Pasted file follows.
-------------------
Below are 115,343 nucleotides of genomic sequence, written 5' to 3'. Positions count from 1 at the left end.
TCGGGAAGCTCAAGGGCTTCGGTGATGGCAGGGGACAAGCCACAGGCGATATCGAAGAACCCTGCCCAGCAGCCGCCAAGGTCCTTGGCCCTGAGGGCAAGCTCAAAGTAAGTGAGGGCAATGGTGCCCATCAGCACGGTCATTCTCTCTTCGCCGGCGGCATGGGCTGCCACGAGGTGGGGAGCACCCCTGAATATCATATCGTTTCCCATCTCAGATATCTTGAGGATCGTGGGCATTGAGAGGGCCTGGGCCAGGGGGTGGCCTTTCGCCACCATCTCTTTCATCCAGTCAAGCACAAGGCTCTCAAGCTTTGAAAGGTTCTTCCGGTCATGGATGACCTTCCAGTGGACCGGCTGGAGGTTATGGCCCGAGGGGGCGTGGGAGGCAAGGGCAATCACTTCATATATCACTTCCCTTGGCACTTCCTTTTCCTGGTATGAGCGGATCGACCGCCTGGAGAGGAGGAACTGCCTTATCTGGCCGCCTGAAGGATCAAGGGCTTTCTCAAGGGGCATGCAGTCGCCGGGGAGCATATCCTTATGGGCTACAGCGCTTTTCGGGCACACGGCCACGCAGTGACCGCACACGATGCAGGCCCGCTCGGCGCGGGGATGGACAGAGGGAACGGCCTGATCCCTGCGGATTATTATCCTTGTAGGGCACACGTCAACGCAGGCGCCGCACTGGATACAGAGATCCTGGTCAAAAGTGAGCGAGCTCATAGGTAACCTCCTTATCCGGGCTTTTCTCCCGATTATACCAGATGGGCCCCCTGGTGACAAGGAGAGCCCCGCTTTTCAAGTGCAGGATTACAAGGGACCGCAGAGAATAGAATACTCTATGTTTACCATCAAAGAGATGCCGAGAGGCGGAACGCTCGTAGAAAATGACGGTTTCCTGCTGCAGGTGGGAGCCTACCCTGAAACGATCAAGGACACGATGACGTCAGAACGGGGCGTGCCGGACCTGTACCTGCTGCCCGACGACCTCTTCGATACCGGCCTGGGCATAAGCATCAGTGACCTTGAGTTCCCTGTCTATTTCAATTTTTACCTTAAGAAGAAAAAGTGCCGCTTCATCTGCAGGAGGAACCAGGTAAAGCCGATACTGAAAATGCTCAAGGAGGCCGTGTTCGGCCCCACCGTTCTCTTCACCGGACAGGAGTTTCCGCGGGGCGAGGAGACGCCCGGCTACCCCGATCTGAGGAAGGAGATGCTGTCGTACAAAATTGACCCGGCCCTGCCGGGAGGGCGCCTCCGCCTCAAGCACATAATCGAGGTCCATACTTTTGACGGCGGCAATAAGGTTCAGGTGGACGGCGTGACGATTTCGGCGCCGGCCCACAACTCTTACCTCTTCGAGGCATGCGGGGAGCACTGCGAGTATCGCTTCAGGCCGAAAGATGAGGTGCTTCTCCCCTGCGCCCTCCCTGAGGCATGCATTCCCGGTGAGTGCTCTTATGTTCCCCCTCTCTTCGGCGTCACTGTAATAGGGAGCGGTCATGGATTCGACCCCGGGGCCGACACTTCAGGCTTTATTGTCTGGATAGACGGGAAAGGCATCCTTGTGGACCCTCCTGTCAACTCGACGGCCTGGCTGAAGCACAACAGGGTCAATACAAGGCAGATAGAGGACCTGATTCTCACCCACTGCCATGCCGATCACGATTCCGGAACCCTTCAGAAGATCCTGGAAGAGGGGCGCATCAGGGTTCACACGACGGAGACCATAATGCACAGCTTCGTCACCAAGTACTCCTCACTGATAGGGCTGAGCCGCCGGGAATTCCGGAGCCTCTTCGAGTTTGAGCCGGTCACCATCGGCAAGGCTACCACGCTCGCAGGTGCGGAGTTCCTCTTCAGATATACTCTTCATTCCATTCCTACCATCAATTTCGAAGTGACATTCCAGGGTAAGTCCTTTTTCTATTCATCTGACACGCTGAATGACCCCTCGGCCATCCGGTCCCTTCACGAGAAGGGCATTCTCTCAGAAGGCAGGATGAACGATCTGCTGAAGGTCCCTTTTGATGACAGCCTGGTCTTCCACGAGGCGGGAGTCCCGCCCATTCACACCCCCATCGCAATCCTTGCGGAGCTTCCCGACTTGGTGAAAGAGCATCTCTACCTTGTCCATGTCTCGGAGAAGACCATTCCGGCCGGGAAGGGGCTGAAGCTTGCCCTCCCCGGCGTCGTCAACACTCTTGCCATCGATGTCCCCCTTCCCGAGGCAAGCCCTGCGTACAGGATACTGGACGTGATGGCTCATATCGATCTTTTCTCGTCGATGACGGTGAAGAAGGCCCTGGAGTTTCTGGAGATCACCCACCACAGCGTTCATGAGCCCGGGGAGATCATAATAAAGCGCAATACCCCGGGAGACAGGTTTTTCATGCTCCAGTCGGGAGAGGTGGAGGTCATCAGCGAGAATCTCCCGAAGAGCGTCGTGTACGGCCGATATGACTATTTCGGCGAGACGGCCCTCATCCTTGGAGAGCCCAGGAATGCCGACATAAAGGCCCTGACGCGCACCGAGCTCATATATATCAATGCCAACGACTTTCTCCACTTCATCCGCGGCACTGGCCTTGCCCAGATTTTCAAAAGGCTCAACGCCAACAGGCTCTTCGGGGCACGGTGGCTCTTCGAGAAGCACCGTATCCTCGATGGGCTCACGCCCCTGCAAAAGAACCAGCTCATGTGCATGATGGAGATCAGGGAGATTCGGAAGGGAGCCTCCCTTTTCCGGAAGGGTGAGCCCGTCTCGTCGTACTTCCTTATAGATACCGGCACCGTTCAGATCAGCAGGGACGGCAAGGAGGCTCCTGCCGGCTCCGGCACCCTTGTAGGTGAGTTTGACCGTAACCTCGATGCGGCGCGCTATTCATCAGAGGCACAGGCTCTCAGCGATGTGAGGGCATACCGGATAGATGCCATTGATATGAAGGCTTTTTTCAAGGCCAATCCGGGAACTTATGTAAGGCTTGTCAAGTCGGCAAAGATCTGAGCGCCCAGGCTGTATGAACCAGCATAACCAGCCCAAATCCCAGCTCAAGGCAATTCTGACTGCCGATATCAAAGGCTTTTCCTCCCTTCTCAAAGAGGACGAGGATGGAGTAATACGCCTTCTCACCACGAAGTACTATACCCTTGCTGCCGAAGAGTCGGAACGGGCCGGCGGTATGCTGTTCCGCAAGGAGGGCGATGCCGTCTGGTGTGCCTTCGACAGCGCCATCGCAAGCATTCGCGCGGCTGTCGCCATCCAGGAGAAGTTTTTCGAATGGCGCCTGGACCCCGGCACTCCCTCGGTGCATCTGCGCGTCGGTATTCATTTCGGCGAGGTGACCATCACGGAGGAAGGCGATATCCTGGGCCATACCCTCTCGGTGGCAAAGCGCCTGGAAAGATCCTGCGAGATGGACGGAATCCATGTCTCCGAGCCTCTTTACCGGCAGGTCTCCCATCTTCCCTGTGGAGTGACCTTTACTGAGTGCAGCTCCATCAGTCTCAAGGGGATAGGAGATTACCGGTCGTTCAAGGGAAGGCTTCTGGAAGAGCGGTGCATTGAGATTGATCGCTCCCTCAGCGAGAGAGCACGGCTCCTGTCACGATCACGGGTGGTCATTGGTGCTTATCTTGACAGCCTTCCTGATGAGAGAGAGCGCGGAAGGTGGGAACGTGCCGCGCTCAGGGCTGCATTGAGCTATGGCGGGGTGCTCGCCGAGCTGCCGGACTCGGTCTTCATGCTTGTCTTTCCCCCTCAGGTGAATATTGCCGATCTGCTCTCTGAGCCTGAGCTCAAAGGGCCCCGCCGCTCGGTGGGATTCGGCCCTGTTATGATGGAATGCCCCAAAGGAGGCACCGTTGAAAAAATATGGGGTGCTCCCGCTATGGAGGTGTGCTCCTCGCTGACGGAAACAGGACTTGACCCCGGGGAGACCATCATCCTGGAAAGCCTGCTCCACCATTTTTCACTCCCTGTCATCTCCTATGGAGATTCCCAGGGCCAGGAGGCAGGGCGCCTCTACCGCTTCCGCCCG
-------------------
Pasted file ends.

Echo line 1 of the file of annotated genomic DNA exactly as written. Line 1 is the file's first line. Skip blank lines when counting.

Below are 115,343 nucleotides of genomic sequence, written 5' to 3'. Positions count from 1 at the left end.